Christian Fellowship is a spiritual discipline. It should be challenging, but it should also be a force for good in the world. A force which reminds each one of us that we are moving toward something much greater than we could possibly imagine. We are practicing for eternity with God, and he has given us the responsibility of demonstrating the coming Kingdom to the world around us now.

How will Christians live in fellowship with one another in the eternity that is to come? I am not so sure about the specifics, but I am absolutely certain that it will not look like what many of us all just experienced in this last election season. I think it may be the fulfillment of Paul’s vision for the church, which is really God’s vision.

A new commandment I give to you, that you love one another: just as I have loved you, you also are to love one another. By this all people will know that you are my disciples, if you have love for one another.

May each of us who call ourselves members of Jesus’ body demonstrate in fullness this most lovely command in our lives, in our homes, in our churches, in our communities. By this all people will know we are his disciples.

Last week a young pastor named Jared C. Wilson authored a blog post in which he meant to bring criticism against the very popular and vulgar book, 50 Shades of Grey. In this post Jared utilizes an excerpt from Douglas Wilson’s (no relation, I think) very good book Fidelity.

This excerpt was originally from Doug Wilson’s (henceforth, Doug) section of the book which dealt with the idea of rape. One of Doug’s purposes in this section was to show the juxtaposition of the way men sinfully misuse their God-given attributes of strength, power, authority, etc. and pervert these attributes to harm and shame women. This is what rape is. It is the taking of God’s good gifts of sex, strength, authority, etc. and perverting them into something grotesque, which we call rape. It is a sin. It is an abomination to God. It is unacceptable.

Now, to me, who has read Doug’s very good book, the meaning of Jared’s post and Doug’s original excerpt combined to bring criticism against 50 Shades of Grey was very clear.

But the blogosphere did not think so. They’ve not read Doug’s book. They don’t understand the way in which he utilizes the terms in the particular excerpt in question (terms like penetrates, conquers, colonizes, plants) and, I think for many, they actually refuse to understand. They are trying very hard to obfuscate and mislead. What do I mean? Let me draw an analogy.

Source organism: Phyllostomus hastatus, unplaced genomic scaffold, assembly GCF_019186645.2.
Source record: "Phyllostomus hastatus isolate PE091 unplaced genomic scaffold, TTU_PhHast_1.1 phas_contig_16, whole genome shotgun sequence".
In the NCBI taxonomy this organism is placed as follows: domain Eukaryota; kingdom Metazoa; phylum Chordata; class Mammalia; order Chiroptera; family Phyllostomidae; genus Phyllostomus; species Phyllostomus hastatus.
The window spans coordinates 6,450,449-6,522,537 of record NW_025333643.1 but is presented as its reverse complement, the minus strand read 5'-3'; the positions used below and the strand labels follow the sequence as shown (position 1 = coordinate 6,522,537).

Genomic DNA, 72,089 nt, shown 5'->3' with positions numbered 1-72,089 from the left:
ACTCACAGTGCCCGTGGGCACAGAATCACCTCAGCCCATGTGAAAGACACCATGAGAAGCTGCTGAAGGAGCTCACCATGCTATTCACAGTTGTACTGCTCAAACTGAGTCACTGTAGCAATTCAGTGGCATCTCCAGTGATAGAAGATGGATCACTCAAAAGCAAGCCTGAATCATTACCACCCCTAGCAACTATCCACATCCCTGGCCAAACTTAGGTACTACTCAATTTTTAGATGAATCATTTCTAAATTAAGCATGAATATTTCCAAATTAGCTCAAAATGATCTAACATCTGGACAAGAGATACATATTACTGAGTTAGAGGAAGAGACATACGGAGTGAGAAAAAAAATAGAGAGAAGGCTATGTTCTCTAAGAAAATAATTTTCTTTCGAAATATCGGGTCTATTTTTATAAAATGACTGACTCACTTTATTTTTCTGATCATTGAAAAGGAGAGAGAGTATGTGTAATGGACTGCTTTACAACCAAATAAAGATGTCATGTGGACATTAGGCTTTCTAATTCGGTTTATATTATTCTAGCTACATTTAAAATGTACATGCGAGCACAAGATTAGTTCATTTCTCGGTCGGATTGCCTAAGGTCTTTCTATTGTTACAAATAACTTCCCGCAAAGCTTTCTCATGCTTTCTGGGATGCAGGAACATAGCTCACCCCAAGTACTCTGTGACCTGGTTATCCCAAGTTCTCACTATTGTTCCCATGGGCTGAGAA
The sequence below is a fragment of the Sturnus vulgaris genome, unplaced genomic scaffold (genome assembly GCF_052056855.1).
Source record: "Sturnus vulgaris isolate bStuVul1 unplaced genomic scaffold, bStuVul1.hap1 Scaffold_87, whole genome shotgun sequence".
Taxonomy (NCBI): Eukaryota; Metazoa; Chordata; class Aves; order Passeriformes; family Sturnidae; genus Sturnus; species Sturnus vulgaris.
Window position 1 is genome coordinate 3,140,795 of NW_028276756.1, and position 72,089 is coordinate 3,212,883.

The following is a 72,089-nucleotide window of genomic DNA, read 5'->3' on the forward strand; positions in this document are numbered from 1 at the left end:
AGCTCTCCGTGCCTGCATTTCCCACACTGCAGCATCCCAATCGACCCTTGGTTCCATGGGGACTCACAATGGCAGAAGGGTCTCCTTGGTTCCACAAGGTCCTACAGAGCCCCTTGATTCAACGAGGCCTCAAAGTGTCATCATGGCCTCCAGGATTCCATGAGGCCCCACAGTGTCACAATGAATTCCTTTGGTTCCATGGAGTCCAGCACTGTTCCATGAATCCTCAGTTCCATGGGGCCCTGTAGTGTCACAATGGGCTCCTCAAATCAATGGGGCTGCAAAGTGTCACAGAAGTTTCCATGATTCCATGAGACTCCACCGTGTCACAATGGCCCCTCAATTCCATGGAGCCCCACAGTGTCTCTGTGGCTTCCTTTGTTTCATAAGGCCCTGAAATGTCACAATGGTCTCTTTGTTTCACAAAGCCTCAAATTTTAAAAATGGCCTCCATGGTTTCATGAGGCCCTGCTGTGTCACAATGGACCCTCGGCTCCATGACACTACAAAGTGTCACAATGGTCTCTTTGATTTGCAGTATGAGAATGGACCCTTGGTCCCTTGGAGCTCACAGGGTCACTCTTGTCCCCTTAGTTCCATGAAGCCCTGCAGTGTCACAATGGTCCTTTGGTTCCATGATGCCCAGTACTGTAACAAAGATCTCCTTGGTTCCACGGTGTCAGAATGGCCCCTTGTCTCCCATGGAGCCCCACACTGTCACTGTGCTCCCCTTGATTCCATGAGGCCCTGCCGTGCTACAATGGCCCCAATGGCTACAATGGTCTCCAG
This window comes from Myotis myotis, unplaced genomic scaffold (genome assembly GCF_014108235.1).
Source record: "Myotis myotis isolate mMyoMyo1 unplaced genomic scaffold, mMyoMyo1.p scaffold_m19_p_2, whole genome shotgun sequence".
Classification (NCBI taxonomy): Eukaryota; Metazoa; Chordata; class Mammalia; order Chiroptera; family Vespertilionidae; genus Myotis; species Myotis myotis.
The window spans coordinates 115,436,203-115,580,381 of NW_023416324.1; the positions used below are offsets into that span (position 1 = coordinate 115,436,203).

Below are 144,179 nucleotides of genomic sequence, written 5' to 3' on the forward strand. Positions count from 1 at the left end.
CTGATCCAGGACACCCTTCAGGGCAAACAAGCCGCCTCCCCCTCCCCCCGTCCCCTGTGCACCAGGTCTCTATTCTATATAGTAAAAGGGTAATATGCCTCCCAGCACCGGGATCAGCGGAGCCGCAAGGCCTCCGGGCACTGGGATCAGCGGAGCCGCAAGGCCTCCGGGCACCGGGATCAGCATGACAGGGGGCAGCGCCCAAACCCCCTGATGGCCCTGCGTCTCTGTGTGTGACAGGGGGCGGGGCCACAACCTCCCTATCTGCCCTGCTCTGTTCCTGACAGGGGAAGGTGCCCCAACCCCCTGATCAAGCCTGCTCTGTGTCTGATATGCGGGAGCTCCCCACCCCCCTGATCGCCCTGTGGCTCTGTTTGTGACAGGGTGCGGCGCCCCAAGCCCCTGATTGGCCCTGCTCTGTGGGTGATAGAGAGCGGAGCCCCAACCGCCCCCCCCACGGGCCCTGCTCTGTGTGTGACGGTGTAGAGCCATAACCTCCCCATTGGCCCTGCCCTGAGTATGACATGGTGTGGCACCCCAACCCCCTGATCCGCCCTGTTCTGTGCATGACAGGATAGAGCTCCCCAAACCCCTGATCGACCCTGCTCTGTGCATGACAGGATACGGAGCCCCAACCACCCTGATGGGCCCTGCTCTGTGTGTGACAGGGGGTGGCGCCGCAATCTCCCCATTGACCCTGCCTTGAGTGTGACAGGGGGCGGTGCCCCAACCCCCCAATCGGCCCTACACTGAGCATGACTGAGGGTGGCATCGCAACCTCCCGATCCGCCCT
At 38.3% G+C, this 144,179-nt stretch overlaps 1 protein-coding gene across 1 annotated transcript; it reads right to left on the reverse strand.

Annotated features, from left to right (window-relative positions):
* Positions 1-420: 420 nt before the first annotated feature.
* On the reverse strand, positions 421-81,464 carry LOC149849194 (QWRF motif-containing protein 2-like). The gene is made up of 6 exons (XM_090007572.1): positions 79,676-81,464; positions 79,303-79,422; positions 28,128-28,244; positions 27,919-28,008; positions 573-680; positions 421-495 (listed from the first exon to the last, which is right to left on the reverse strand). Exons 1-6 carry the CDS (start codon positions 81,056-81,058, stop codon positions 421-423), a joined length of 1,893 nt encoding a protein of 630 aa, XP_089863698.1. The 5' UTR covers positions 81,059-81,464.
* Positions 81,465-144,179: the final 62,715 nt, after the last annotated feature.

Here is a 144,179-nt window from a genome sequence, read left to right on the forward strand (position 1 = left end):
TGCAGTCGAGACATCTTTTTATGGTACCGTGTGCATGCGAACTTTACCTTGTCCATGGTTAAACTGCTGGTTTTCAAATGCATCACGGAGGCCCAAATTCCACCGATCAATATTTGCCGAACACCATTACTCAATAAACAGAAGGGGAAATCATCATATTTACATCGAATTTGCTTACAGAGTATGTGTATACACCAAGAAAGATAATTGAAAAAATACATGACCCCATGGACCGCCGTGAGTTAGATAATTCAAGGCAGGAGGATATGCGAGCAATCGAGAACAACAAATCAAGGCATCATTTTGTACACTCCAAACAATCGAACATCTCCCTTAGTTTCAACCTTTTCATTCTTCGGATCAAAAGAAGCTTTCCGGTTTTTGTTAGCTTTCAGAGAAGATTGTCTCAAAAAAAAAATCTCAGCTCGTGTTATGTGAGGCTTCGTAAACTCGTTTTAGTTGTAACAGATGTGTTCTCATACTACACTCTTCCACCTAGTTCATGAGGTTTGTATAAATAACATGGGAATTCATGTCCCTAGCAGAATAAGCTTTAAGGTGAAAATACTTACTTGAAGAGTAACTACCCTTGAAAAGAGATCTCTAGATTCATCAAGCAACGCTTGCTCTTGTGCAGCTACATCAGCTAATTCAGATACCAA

The Apostle Paul wrote some very interesting and provocative things in his epistles. Many people approach these sections of Paul’s writings with an attitude of humility, intending earnestly to discover the meaning that the author originally intended. These people are to be commended. And I think that if Paul were here to explain himself, to tell us what he meant by some of these oft times confusing passages, we would accept his explanation, thank him for it and move on. At least I think most of us would.

But, what if the Apostle showed up, sat us down to read through…oh let’s say the book of 1st Corinthians with him, explained everything he wrote, clarifying where we have misunderstood him, and then we, in our absolute arrogance and self-importance, refused to accept his explanation and instead insisted that we knew better than he, and that if he really wanted to say “thus-and-such”, he would have said it “in this way” and “with these words”; in ways that we, the arrogant and self-important readers, all would understand, and that because of the confusion we have been through, he should retract what he said, and how he said it, and if he didn’t, then he was guilty of some sort of insensitivity and condescension. Ludicrous, right? Paul wrote what he wrote. It’s our problem, now two thousand years removed, to figure out what he meant.

But this is exactly the situation that has happened to Jared. Both Jared and Doug have taken the time to clearly explain in follow up comments and posts what they actually meant. And though they have done this, there is a certain group of readers which refuse to accept the clarification. Now, who do you think is being uncharitable?

Writers get misperceived all the time. Even the President of the United States has to clarify, almost on a daily basis, comments he has made and things he has written. It happens to the best. Most decent people accept the clarification, thank him for it and move on. But there exists a certain segment of the population who are either so extremist, or who are so easily given to drama and hyperbole, that they refuse the explanation. This is sad.

It is particularly sad in this case because both Wilsons (again, no relation, I think) are good, Godly men who shepherd their flocks well. Both men are quick-witted, controversial, and skilled with words, so they are able to quickly and deftly wake up the reader’s senses and draw out points of view that many of us may simply have not considered. Such is the case with the post in question.

It is also sad because the people bringing the most ridiculous of the accusations and harshest judgments are supposedly Christians.
The Wilsons have done their part to explain. Can we thank them, and move on please?